Main content

Modern-day Grave Goods - Politics of Alcohol

Laurie Taylor finds out about what we leave with the dead and why. He talks to Sheila Harper, sociologist at the Centre for Death and Society at the University of Bath.

Laurie Taylor finds out about what we leave with the dead and why. From clothes to jewellery, photographs, hats, eye glasses, walking sticks, letters and even food, alcohol and tobacco, the objects mourners leave in the coffins and caskets of their loved ones tells us a huge amount about our attitudes to death and the rituals it involves.

Laurie talks to Sheila Harper, sociologist at the Centre for Death and Society at the University of Bath, whose new study about 'modern-day grave goods' uncovers the fascinating, touching and often moving examples of our gifts to the dead and why the objects we leave today are remarkably similar to the kinds of items uncovered by archaeologists in graves going back thousand of years.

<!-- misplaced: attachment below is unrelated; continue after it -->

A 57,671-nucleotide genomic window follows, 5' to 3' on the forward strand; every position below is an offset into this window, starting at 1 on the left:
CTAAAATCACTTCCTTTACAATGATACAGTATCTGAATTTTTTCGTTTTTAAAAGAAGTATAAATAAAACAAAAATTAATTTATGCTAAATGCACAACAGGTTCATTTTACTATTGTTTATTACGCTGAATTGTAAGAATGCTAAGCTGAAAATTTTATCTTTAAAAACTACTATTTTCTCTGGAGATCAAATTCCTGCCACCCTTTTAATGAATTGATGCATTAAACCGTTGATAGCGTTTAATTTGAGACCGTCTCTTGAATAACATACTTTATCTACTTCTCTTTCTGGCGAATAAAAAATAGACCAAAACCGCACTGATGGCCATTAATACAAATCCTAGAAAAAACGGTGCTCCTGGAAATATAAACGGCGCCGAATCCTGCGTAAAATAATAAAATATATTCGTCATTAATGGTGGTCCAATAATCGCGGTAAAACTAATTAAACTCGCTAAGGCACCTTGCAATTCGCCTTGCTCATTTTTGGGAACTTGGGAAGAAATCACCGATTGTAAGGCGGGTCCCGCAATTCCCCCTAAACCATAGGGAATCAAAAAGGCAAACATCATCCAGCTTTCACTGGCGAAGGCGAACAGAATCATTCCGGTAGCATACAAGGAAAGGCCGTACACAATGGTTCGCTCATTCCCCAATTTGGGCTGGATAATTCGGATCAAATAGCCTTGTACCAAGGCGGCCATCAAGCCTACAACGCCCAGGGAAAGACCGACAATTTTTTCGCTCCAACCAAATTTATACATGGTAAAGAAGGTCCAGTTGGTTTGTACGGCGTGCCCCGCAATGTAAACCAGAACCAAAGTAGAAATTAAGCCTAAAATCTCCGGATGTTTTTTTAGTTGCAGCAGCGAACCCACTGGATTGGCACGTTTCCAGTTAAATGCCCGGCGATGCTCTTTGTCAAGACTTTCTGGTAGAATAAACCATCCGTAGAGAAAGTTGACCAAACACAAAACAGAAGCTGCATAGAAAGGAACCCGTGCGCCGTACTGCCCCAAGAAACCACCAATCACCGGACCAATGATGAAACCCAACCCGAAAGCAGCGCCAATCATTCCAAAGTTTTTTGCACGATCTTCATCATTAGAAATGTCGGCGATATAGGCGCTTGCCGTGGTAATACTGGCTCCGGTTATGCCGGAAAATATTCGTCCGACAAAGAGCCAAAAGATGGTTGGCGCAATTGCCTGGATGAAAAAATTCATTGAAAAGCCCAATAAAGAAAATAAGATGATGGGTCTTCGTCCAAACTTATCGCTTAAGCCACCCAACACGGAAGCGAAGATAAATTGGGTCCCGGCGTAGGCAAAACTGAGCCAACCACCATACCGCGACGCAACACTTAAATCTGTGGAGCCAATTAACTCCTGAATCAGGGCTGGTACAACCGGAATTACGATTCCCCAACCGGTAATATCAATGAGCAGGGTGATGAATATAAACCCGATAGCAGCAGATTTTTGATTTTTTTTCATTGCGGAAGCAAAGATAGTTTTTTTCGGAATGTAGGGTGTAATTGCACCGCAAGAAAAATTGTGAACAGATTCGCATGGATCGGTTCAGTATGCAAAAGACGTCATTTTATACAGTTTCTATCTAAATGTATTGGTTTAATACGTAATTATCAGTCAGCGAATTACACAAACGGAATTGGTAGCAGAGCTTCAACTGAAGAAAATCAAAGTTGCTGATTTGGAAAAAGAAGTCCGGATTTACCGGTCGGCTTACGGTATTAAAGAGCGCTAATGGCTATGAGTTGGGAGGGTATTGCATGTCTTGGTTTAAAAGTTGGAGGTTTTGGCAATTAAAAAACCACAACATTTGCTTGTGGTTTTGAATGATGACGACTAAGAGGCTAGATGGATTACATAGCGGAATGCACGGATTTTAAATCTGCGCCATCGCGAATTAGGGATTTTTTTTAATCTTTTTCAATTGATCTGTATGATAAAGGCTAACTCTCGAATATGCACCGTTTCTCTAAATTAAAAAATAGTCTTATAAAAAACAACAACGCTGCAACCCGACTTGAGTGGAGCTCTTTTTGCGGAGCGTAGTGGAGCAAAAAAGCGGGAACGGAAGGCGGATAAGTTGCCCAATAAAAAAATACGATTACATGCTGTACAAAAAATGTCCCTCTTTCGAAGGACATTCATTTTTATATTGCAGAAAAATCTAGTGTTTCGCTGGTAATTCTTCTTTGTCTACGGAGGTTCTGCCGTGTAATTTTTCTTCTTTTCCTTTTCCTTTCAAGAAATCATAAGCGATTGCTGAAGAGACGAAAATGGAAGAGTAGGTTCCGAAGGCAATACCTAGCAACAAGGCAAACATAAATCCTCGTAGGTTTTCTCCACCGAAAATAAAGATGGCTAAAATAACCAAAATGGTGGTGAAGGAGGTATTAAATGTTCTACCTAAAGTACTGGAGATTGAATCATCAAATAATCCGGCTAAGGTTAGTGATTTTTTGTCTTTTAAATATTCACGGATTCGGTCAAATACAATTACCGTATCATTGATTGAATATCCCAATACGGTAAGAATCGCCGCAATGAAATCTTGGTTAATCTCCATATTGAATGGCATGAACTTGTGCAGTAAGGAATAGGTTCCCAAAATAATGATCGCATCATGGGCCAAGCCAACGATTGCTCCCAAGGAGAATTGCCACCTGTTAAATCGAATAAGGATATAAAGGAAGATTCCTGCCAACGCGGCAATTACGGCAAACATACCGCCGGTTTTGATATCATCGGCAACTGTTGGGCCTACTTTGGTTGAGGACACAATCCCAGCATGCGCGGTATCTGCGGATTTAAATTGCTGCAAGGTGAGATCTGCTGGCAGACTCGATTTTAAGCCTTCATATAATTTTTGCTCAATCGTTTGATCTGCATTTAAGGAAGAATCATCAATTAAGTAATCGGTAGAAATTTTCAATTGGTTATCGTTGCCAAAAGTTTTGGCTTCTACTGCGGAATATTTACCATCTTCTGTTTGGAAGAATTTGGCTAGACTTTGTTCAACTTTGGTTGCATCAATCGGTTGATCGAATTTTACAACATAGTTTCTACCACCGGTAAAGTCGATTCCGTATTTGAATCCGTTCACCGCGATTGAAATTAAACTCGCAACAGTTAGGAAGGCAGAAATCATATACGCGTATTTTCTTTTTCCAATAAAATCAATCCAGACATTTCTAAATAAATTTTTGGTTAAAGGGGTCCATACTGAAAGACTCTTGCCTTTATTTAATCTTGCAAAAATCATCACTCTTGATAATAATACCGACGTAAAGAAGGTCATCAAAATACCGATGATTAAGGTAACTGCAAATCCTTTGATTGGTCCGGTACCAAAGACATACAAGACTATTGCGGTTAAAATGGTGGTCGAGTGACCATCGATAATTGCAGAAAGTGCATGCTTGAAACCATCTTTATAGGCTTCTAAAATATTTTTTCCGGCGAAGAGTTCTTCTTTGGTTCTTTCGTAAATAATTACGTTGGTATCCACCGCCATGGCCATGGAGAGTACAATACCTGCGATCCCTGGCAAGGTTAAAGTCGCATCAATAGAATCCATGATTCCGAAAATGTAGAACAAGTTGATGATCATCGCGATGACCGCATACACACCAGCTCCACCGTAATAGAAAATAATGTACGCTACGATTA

Duncan Sayer, archaeologist from the Centre for Death and Society, discusses how human society has buried their dead.

Also in the programme: alcohol as a lens to understand social change. The links between drink, national identity and economic prosperity.

Available now

30 minutes

Last on

Mon 19 Oct 2009 00:15

Broadcasts

  • Wed 14 Oct 2009 16:00
  • Mon 19 Oct 2009 00:15

Download this programme

Download this programme

Subscribe to this programme or download individual episodes.

More on Social Science

More on Social Science

Challenge your perception of our changing world with The Open University.

Podcast